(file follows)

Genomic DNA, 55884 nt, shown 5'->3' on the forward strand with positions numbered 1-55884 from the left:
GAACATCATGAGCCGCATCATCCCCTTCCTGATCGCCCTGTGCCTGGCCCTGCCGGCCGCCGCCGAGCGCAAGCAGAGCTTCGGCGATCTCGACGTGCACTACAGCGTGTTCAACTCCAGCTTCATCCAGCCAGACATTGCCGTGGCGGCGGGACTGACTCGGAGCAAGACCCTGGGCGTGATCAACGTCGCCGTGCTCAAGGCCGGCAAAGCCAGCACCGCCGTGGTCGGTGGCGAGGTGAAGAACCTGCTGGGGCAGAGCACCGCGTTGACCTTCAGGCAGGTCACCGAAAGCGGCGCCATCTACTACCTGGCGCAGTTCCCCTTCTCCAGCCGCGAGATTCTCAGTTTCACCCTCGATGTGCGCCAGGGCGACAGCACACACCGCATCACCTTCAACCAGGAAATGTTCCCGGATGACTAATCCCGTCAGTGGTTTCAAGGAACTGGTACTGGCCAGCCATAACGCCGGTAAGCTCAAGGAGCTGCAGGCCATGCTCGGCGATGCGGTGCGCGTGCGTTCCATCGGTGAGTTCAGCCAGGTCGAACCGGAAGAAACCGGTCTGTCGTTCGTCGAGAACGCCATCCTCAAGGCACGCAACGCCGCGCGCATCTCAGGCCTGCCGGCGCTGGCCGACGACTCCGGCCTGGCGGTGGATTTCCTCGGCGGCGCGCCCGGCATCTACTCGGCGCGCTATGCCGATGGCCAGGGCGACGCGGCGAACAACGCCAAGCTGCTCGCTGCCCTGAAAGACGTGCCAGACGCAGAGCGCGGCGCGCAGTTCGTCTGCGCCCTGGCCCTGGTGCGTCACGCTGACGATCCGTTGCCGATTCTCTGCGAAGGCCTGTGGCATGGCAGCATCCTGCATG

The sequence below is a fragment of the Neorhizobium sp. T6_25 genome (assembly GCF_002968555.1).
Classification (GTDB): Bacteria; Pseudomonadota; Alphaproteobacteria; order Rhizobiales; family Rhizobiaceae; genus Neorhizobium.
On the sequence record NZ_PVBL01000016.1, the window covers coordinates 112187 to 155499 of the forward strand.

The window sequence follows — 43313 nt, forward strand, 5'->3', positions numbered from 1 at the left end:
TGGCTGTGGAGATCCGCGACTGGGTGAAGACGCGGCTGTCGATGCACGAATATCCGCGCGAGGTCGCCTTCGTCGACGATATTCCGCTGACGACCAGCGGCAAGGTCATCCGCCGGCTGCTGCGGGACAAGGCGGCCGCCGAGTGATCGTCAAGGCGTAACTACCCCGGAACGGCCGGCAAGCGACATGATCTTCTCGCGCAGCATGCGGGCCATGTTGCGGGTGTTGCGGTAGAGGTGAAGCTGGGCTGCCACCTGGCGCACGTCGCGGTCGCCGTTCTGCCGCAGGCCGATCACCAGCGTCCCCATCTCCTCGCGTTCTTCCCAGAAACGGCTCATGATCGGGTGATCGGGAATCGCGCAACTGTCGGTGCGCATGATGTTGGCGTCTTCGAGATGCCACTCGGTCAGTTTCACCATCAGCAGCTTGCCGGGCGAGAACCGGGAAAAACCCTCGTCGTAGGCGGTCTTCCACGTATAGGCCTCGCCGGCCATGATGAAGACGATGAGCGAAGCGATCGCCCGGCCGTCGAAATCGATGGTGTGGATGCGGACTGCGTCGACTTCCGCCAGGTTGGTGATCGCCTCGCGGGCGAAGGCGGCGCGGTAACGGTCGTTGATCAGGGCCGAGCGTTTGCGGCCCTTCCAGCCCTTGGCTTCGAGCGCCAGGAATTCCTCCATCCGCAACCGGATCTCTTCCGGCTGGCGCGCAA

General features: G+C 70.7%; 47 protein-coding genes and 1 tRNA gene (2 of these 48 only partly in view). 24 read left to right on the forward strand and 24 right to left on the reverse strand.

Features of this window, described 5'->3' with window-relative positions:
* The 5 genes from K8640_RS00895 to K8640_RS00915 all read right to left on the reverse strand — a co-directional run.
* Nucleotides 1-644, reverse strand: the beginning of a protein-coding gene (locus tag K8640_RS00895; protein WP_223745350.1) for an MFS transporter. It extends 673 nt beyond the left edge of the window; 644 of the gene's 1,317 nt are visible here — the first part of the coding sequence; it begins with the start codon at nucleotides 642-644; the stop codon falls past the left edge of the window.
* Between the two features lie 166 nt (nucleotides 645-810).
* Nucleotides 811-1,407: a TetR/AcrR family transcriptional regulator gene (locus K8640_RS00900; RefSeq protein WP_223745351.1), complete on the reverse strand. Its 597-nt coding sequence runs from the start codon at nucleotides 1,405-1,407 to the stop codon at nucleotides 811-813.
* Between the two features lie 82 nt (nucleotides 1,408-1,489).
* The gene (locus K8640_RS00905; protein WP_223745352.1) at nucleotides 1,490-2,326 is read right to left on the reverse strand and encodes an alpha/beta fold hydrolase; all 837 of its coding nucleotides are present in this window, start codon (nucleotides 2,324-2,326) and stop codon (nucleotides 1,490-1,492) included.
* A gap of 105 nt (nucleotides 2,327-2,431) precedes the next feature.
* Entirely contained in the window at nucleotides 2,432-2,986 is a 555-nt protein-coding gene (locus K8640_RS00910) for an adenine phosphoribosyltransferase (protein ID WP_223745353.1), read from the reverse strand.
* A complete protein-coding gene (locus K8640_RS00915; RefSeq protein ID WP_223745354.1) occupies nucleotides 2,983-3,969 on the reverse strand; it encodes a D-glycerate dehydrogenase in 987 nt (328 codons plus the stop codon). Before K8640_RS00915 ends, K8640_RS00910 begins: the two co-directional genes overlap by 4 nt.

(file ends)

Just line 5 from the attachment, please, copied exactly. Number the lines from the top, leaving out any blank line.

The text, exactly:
On the sequence record NZ_PVBL01000016.1, the window covers coordinates 112187 to 155499 of the forward strand.